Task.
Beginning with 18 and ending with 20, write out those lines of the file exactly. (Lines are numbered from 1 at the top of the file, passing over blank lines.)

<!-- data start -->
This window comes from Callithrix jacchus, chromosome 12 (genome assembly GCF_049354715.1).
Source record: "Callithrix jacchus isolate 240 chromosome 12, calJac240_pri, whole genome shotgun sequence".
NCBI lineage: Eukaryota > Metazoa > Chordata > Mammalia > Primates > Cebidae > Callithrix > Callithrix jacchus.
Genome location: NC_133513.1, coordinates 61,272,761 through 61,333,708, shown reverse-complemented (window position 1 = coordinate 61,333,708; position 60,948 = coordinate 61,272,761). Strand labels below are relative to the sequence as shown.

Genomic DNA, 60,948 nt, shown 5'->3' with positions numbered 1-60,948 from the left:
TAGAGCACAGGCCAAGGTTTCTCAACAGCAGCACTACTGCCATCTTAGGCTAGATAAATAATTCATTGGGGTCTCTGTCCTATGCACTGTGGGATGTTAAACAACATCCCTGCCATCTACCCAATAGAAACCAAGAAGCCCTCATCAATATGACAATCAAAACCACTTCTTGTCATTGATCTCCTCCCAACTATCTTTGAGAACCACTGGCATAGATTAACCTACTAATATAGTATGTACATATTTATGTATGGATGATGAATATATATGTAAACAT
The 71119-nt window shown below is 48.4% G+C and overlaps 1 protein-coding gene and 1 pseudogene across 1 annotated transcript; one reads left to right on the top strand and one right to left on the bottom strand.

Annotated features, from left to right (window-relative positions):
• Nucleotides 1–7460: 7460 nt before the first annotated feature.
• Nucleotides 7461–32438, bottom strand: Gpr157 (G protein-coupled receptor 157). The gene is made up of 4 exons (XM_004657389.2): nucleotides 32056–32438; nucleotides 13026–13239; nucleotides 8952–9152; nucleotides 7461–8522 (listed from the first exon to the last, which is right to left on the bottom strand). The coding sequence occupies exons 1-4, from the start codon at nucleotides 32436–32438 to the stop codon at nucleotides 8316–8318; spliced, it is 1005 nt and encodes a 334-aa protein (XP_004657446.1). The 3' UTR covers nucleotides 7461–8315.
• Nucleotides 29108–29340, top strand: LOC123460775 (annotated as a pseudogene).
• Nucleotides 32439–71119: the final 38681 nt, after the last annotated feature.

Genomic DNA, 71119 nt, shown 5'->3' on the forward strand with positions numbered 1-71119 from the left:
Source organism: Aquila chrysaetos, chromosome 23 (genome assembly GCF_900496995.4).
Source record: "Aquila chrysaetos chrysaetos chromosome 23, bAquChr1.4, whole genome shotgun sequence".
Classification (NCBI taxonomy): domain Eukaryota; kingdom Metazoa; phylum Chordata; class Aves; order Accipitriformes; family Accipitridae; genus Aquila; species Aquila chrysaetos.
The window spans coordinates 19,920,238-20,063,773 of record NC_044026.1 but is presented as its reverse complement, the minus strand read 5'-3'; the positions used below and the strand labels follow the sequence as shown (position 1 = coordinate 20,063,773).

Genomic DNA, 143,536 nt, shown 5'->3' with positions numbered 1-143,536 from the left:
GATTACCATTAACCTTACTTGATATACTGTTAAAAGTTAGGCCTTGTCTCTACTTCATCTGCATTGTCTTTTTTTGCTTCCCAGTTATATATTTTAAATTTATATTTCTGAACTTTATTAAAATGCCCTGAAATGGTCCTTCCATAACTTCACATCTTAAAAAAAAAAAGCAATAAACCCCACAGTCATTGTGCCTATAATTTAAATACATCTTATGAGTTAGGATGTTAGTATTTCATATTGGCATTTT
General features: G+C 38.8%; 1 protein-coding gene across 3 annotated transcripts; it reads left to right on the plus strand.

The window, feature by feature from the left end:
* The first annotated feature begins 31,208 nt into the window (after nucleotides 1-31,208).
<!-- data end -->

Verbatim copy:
Genomic DNA, 143,536 nt, shown 5'->3' with positions numbered 1-143,536 from the left:
GATTACCATTAACCTTACTTGATATACTGTTAAAAGTTAGGCCTTGTCTCTACTTCATCTGCATTGTCTTTTTTTGCTTCCCAGTTATATATTTTAAATTTATATTTCTGAACTTTATTAAAATGCCCTGAAATGGTCCTTCCATAACTTCACATCTTAAAAAAAAAAAGCAATAAACCCCACAGTCATTGTGCCTATAATTTAAATACATCTTATGAGTTAGGATGTTAGTATTTCATATTGGCATTTT
General features: G+C 38.8%; 1 protein-coding gene across 3 annotated transcripts; it reads left to right on the plus strand.